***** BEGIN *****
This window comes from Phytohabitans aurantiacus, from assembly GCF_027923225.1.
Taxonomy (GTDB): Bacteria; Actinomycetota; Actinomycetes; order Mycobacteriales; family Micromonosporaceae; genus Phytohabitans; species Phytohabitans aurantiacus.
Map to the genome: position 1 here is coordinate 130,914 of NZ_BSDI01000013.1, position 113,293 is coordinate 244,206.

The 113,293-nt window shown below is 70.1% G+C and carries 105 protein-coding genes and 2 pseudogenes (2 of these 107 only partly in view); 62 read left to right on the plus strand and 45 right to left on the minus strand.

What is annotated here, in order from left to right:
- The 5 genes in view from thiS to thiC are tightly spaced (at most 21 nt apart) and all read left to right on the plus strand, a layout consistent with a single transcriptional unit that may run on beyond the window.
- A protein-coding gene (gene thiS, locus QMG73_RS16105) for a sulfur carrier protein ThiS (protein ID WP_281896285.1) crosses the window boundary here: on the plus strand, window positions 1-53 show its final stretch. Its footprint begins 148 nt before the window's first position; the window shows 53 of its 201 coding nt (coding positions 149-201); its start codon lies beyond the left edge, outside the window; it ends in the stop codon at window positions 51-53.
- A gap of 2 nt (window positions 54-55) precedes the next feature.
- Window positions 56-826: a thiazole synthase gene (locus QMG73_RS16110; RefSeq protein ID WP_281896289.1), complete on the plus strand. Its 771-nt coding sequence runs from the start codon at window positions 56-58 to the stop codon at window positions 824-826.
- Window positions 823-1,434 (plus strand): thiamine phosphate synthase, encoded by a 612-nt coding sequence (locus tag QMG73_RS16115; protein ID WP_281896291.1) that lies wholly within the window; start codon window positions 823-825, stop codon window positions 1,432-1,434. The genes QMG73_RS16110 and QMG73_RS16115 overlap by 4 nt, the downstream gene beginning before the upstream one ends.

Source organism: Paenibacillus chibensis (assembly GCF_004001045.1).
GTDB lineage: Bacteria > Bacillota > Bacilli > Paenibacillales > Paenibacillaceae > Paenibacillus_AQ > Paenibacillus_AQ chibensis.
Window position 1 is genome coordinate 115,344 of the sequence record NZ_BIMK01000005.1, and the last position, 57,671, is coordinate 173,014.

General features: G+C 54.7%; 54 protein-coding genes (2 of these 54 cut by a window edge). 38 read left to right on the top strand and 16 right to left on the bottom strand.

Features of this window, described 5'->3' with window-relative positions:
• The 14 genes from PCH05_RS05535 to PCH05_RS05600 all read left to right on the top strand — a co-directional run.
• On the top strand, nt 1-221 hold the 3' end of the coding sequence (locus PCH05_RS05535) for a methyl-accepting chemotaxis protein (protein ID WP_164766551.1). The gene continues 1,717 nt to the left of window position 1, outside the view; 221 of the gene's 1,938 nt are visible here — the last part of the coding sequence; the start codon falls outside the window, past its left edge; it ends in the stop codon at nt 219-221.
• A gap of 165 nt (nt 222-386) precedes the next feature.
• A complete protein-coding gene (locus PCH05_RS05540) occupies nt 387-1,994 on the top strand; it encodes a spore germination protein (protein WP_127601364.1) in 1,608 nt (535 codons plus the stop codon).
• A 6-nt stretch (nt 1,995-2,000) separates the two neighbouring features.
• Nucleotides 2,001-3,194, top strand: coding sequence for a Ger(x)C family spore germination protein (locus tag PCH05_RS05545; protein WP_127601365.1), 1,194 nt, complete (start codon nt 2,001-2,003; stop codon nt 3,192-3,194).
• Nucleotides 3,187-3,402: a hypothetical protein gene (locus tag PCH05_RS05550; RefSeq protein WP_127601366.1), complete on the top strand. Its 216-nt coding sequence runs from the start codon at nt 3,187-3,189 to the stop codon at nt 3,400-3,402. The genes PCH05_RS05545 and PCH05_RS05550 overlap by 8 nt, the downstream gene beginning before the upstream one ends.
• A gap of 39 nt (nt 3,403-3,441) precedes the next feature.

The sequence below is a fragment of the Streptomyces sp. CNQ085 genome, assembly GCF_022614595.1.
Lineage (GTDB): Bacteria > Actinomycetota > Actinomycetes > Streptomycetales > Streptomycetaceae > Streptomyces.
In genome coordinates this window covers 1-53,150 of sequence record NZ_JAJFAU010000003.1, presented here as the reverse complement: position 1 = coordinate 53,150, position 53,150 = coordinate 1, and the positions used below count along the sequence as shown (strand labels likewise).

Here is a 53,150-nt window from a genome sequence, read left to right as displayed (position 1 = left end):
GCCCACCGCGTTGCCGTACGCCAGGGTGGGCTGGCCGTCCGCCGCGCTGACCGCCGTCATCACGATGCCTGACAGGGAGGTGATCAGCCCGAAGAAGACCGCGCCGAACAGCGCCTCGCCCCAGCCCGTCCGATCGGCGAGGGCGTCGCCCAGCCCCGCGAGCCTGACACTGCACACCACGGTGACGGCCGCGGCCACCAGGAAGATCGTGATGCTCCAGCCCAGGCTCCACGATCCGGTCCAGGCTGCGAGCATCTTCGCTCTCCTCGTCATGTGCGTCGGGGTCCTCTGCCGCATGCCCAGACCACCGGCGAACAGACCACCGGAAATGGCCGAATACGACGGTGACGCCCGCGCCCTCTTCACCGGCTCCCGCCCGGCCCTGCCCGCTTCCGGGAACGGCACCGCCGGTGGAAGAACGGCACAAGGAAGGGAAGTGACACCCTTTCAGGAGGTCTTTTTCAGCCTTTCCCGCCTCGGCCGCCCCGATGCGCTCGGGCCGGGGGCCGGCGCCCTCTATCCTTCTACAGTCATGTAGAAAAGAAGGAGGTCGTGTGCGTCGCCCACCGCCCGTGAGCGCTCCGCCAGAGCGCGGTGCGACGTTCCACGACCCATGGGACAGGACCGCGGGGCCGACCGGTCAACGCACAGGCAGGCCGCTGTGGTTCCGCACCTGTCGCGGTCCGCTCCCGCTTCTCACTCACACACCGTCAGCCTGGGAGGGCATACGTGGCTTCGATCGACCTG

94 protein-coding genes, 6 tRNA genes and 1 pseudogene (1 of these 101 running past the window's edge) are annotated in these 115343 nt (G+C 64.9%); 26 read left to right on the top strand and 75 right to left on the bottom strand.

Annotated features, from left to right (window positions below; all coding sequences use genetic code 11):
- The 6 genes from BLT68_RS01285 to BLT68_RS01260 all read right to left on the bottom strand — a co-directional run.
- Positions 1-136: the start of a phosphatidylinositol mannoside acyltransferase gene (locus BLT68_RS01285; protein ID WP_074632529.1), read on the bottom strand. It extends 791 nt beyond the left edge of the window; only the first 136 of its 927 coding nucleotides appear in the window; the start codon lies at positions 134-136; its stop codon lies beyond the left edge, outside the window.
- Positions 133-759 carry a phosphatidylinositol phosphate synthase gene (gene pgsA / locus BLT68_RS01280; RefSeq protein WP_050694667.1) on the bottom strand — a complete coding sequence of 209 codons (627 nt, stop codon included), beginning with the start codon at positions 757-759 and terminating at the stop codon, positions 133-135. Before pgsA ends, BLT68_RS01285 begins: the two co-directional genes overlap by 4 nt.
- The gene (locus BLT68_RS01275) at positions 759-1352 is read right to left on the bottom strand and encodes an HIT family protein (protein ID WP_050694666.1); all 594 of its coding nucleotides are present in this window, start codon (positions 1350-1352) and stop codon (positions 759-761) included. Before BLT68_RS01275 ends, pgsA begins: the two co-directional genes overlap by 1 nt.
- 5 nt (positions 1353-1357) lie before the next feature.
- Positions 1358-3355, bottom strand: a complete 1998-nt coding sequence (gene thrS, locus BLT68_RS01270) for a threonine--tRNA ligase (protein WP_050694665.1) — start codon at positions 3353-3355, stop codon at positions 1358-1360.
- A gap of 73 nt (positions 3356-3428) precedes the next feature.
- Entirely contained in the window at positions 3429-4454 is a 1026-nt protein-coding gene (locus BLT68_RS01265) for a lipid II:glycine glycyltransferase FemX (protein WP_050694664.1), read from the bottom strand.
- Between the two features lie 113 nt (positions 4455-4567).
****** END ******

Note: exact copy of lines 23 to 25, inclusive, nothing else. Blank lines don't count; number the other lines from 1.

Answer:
• A gap of 39 nt (nt 3,403-3,441) precedes the next feature.

The sequence below is a fragment of the Streptomyces sp. CNQ085 genome, assembly GCF_022614595.1.
Lineage (GTDB): Bacteria > Actinomycetota > Actinomycetes > Streptomycetales > Streptomycetaceae > Streptomyces.